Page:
Under The Shadow Movie Review
Written by Simon Bland
Released by Vertigo Films
Written and Directed by Babak Anvari
2016, 84 minutes, Rated 15 (UK)
Released 30th September 2016
Narges Rashidi as Shideh
Avrin Manshadi as Dorsa
Bobby Naderi as Iraj
Ray Haratian as Mr Ebrahimi
Iran has a lot going on but, political stuff aside, one of its most notable offerings of late has been its stellar cinema output, particularly in the horror genre. From Sharam Mokri’s devilishly dark slasher Fish & Cat to Ana Lily Amirpour’s ace looking (and sounding) vamp tale A Girl Walks Home Alone At Night, Iranian filmmakers seem to have a natural knack for crafting smart, compelling stories with considerable depth. Now the country has a new and exciting voice to add to its roster of directors that like to keep us up at night and he goes by the name of Babak Anvari.
For his debut feature, this newcomer certainly makes an impression. Under The Shadow is set against a backdrop of war-torn Tehran in the mid-eighties, where the fighting has become a tiresome but still deadly background noise. Missiles pierce the landscape and go unnoticed while locals try their best to get on with their lives. Shideh (Narges Rashidi) is one of those locals, a young mother determined to pursue her dream of returning to education and eventually becoming a doctor. However, past political passions and archaic traditions quickly stop her goal in its tracks and when her husband is suddenly drafted, leaving her alone with her daughter Dorsa (Avin Manshadi) in a stifling apartment block, Shideh’s life quickly starts to unravel.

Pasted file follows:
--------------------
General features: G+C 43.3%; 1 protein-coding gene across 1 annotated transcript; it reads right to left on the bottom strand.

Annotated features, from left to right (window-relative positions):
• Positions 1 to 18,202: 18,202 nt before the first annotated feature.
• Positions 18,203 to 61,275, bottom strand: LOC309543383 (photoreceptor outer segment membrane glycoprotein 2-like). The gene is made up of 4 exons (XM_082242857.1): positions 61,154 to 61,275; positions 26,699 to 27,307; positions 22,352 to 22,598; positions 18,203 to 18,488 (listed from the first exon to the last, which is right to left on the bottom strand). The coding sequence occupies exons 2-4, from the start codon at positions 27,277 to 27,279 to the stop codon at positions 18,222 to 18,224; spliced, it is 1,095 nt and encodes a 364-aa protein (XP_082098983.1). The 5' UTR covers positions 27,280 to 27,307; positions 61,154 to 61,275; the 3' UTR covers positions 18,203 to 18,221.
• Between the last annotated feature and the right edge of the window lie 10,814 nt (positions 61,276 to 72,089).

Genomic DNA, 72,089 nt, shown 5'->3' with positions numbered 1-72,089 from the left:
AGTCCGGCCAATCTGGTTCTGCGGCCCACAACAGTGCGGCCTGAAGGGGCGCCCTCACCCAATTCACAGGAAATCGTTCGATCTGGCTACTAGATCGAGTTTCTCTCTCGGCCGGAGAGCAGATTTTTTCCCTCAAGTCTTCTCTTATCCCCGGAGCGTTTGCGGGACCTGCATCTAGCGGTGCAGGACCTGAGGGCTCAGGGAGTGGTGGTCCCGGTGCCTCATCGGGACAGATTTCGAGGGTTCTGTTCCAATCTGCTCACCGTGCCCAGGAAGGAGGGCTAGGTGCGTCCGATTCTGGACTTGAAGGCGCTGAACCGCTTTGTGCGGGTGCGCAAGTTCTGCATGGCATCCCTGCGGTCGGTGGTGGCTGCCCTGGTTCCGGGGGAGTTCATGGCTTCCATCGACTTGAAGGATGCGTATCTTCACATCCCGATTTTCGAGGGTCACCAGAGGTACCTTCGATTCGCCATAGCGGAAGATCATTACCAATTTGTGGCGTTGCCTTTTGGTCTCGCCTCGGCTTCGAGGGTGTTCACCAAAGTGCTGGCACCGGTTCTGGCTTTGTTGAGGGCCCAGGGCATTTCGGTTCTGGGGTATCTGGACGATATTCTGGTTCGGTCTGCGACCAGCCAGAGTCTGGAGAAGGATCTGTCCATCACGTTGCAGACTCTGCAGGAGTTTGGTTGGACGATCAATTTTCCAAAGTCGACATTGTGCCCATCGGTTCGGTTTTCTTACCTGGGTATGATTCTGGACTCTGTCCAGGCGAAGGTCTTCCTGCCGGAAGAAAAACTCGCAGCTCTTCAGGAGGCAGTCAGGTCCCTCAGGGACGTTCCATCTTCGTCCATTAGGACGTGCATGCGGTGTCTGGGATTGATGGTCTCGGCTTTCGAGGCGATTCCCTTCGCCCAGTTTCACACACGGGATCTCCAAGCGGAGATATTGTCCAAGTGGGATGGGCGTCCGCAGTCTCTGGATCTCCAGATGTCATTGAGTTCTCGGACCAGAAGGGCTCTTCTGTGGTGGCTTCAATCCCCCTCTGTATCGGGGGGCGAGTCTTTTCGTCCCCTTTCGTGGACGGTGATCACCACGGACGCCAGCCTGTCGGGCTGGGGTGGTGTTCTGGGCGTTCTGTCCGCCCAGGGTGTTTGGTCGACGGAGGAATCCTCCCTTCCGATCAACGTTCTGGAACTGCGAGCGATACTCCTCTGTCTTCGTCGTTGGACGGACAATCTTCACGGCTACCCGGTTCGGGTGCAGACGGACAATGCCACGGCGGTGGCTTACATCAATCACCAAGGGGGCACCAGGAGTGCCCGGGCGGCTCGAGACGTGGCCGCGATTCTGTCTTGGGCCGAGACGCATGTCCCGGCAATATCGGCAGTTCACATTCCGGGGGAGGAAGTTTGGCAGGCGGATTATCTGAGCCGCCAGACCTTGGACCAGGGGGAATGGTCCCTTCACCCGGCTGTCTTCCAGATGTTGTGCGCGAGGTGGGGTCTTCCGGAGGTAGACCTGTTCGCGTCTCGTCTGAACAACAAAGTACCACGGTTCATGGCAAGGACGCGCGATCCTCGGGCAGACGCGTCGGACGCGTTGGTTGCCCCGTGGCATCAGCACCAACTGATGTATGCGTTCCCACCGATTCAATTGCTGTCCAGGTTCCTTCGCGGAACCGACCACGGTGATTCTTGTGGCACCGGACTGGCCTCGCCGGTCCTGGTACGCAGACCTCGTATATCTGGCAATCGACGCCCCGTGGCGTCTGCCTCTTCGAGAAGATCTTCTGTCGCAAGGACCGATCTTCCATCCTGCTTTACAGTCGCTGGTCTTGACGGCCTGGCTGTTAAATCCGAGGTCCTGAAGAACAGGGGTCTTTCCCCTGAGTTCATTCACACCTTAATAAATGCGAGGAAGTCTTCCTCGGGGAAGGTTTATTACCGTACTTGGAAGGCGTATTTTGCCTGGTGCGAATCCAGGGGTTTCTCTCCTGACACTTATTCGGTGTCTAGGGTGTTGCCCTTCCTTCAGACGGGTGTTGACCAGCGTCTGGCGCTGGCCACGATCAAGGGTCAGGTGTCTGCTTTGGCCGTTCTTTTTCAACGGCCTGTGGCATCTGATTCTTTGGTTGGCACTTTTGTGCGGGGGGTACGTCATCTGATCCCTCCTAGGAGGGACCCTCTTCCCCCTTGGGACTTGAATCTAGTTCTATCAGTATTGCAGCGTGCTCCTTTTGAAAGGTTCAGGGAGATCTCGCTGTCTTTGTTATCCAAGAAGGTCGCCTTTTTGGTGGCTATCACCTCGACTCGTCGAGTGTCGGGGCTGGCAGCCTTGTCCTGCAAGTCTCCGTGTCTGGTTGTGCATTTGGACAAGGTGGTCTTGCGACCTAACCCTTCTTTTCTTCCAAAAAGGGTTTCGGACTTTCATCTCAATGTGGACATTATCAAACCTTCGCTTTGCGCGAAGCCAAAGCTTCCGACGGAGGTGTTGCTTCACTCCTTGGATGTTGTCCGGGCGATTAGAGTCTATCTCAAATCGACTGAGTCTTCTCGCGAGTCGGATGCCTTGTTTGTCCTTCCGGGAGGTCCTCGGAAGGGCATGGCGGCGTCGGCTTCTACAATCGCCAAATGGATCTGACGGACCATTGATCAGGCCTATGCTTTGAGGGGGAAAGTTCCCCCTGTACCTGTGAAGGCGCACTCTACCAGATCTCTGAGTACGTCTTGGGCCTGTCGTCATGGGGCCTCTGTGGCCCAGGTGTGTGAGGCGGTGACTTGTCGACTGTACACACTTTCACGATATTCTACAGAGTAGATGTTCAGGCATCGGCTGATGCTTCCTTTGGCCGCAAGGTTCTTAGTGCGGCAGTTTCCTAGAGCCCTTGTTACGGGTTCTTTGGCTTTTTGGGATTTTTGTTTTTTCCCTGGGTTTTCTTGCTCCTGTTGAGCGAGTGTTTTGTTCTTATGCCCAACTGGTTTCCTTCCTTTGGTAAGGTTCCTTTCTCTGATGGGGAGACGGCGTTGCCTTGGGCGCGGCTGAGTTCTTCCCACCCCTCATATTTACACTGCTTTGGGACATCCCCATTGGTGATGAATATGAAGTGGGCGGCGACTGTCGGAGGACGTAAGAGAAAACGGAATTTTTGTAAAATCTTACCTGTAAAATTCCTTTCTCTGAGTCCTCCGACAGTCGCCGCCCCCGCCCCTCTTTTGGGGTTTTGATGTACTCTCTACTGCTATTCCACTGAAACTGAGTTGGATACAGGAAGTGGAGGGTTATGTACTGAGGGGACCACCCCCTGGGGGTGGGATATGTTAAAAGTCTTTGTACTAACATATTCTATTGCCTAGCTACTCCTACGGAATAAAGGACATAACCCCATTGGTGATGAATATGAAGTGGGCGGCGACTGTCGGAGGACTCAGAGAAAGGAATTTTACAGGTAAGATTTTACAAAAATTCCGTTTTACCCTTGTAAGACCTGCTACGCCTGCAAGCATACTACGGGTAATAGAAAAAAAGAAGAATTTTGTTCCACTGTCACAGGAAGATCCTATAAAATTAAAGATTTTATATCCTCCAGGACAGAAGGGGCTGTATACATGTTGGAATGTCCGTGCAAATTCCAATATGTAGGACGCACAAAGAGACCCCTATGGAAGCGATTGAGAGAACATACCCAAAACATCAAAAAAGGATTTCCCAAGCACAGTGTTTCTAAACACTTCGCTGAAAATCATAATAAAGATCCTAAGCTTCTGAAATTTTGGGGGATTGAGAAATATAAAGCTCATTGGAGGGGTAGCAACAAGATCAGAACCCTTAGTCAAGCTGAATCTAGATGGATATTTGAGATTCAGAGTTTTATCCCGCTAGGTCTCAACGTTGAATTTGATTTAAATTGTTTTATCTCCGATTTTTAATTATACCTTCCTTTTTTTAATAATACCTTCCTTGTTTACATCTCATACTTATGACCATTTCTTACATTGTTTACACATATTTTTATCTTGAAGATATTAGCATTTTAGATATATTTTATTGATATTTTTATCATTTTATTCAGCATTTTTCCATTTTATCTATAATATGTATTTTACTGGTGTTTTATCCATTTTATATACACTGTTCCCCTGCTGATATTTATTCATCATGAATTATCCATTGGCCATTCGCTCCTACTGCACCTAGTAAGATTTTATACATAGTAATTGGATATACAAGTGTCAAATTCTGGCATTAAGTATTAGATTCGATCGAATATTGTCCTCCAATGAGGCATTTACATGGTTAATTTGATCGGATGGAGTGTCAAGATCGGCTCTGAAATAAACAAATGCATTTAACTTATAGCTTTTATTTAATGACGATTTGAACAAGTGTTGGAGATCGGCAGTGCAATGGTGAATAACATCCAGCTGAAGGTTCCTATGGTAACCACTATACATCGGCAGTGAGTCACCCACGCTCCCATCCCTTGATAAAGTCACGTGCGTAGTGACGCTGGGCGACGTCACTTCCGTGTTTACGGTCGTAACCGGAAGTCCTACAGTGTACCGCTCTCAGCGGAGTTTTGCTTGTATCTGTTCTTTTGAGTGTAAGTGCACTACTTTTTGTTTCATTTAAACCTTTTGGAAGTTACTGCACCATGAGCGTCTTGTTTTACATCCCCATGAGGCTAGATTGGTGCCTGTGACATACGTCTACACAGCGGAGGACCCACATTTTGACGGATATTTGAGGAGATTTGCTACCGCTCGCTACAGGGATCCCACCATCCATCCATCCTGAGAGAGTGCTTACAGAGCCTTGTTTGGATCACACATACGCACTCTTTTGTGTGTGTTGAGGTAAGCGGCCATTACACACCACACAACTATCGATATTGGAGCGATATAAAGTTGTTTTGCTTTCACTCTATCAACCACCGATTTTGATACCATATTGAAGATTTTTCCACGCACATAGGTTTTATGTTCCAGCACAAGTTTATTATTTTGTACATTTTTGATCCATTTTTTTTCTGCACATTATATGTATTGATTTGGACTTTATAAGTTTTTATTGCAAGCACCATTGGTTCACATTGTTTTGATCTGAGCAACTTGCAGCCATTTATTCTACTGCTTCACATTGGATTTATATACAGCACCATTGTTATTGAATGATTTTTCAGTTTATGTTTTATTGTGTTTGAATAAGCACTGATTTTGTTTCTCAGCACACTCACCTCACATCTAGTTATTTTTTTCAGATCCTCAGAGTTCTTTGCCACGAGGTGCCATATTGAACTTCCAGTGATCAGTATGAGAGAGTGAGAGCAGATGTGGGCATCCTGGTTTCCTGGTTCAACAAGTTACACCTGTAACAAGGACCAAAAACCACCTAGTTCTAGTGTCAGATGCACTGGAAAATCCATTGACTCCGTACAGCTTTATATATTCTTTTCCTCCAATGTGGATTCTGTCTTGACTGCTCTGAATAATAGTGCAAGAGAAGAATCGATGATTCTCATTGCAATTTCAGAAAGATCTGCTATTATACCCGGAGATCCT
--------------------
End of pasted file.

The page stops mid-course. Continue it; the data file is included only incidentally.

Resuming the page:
To make matters worse, the appearance of a mute little boy in the building has Dorsa spooked and convinced a particularly nasty evil spirit known as a Djinn is out to get them. As the war around them intensifies and the apartment begins to vacate, Shideh’s problems come to a head when terrors both real and supernatural begin to close in around her. Escape is the only option but with a cloaked figure determined to turn her daughter against her, it’s easier said than done.
Under The Shadow is a smart, psychological horror that’s packed with layers and uncomfortably claustrophobic. Rarely do we see any character out in the open for long, instead Anvari packs his cast into tight corners and confined boxes, heightening the terror that lurks both inside and outside their haunted apartment block. Narges Rashidi excels, effortlessly portraying a woman struggling to hold everything together in a very difficult situation. Relying on her Jane Fonda workout tapes to maintain control, it’s only when Shideh's scared out of her flat and into the unwelcoming world outside that we truly feel how trapped she really is. Anvari’s use of sound is notable too, crafting a droning sonic landscape and sound effect laden score that blurs the boundaries between dream and reality while keeping you firmly on the edge of your seat.
However perhaps more impressive than craft and social commentary is the fact that Under The Shadow still manages to emerge as a genuinely good frightener. When Djinn O’Clock finally rolls around and the terror begins to ramp up, don’t be surprised if you find yourself gripping your armrests and left feeling a little unsettled.